Tuesday, June 19, 2012


The goats are enjoying the freedom of being out in the pasture, especially this area, as you can see it's already eaten way down.  They head here first, then move out around the rest of the place.  This used to be a round pen when I had horses, and then it was just pasture, then the bus was parked here when H&C lived here, and now it's back to pasture.  I've been taking the goats out into the neighbor's places to eat, too.  Good for reducing the fire hazard out in the forest.
  We've had a lot of rain this month.  I think we are 3 inches above normal for precipitation this year now.  It's rained almost every day.  Makes for lots of food for the critters anyway.  I haven't had to water anything but the greenhouse.  I need to figure out how the best way to get the rain water off the roof into the greenhouse when it's raining so I don't have to water anything.  I have a couple of ideas, I just need to experiment and see what happens.
   The garden is still waiting for warm weather to really take off and grow.  I haven't even planted most of it yet.  Later this week it's supposed to warm up finally, then I'll plant.  The peonies are about to put on their show.  They are such pretty flowers.  The columbines are starting to bloom now.
   The grass is getting out of hand in the garden and inner yard.  The weed-whacker decided to quit working last week, and I finally got it into the repair shop today.  It won't be ready till next week, so I'm going to have a hay crop for the goats when I do get all the grass cut, it's getting so long.  It's even going to seed!
   With all this rain we are going to have a bumper crop of raspberries this year.  The apple trees all have a ton of blooms on them, too.  Apple cider, applesauce, pies, and all that good stuff this fall!!  Yum!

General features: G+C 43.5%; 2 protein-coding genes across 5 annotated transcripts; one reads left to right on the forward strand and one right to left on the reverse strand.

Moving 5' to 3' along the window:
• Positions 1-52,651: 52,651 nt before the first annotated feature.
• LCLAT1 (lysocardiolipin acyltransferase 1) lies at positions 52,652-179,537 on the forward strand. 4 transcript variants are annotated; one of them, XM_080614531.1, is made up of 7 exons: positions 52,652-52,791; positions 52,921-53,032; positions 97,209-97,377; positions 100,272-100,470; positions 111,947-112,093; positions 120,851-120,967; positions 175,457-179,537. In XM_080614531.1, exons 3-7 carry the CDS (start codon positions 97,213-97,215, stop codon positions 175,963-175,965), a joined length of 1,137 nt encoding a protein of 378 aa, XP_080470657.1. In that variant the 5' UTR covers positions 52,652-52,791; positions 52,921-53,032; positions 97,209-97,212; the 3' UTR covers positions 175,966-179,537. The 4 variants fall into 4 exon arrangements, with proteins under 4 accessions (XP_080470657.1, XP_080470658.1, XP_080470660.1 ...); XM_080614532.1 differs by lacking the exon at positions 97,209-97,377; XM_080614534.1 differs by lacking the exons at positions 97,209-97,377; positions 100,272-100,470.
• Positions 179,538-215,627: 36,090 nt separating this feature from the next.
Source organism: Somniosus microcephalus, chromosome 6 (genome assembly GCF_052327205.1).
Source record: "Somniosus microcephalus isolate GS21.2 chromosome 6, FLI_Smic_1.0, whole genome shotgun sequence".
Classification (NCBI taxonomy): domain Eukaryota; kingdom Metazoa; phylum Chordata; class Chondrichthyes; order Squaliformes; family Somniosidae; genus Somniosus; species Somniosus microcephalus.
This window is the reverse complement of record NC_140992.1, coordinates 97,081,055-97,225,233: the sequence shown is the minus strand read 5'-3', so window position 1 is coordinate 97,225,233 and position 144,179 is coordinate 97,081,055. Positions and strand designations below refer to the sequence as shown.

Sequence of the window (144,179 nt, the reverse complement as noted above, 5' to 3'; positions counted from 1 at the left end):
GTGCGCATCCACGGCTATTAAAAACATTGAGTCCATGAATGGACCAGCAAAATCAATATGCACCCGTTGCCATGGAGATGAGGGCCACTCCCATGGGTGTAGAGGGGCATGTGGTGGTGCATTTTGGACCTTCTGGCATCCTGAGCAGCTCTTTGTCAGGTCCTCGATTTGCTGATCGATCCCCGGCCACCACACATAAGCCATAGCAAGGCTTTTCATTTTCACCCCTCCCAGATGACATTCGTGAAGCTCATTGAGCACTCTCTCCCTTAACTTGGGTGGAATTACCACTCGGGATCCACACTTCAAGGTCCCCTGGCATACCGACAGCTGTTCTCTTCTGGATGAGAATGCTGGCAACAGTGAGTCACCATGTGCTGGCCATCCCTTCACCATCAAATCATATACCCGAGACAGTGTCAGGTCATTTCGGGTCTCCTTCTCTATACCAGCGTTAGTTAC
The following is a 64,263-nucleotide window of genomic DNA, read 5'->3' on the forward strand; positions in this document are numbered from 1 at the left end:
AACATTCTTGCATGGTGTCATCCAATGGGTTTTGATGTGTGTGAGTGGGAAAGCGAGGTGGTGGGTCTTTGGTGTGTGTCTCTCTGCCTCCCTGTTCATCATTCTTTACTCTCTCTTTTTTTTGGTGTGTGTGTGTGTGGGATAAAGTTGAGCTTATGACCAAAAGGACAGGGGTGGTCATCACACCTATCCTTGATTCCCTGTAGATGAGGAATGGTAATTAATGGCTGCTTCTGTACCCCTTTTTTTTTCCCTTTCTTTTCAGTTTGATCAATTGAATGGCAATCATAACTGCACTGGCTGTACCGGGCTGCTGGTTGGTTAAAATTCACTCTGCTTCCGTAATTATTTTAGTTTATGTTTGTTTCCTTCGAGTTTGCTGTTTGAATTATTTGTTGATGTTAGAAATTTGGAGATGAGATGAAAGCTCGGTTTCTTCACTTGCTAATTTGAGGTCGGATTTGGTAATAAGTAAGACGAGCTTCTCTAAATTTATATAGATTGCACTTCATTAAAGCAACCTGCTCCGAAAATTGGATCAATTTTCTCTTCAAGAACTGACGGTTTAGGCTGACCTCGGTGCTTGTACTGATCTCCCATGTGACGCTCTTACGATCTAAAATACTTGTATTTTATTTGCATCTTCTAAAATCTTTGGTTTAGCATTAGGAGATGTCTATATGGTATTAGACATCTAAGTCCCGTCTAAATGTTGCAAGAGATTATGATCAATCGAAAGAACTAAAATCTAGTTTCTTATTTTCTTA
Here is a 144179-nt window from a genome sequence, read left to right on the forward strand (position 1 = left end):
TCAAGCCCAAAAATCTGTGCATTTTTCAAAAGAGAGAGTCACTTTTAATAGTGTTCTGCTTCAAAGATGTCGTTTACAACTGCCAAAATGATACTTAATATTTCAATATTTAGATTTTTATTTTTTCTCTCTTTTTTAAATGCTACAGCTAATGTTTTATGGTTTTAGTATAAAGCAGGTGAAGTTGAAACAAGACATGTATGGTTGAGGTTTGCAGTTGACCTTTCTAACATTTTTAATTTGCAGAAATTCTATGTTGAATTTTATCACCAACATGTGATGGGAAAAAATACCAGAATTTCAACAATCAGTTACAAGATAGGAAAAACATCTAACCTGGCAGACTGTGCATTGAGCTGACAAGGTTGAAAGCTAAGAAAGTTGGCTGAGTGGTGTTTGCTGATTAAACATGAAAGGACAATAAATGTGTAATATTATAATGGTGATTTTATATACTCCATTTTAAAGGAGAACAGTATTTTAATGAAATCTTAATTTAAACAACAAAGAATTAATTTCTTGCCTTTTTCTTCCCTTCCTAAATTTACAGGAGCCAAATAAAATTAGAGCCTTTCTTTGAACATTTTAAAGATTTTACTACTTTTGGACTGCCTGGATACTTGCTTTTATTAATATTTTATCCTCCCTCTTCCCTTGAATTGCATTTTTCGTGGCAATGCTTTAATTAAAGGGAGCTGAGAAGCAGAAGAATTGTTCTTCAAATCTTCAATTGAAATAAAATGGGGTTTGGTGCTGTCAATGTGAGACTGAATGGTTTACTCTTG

The Bluebirds that nested in the eve of the house have hatched out some babies.  I can hear them yelling when their parents bring them food.  Sounds like a full nest in there.  This is the first time we have ever had bluebirds up here.  They usually like more open field areas.  I guess we are open enough for them now.  I hope they all survive.  That would be neat if next year a whole family returns!

   I have a couple of different helpers coming from HelpX now.  One couple is coming in mid-July and one is coming mid-August.  Now if I could just get someone here the first parts of July and August, that would be great.  There is so much to do around here, it's almost overwhelming.  Not quite, but almost.

   I've tweaked the dehairing process and prices again.  It is just too slow of a process to be able to make any money at.  That is why there are so few mills that dehair cashmere.  If I were to even  come close to making a profit, I would have to charge at least $6 an ounce.  That would be way too expensive for the growers to pay and be able to make any profit on the sale of their cashmere after they get it back.  So I think the only way the cashmere business in this country is going to go anywhere is to have a few people go in together and get a dehairing machine, and just do whoever buys into the machine's cashmere.  If little groups in all the regions did this, then the mills around the country could spin it up fairly fast and the American Cashmere grower would be able to have a good business and make a decent profit.  Give the foreign cashmere a run for it's money.   The machine is not hard to run.  It's a very slow process, so one has to have patience, but it's interesting to put it into the machine and then see how it looks coming out the other end.  It helps to have a window to look out of, too. :-)
  I also do not know why anyone shears their goats.  It might save time on the harvesting end, but you lose any advantage there during the dehairing process.  It takes way longer to run through the machine, and the yield is so low compared to combed, I see no advantage to shearing.  Since you pay on the incoming weight, and at least 60% of that weight is guard hair, which gets thrown away in the process, it's like you are just throwing money down the drain.  Plus, if you have to pay someone to do the shearing, you are really losing money.
  I know I've only been doing this dehairing thing for about a year and a half, but I've seen a lot of cashmere in that time, both combed and shorn, and the combed is the way better deal.  It's got a better return, it's faster to dehair, and there isn't so much waste.
  Well, that's my humble opinion on it, anyway.  :-)  
  Happy Summer!!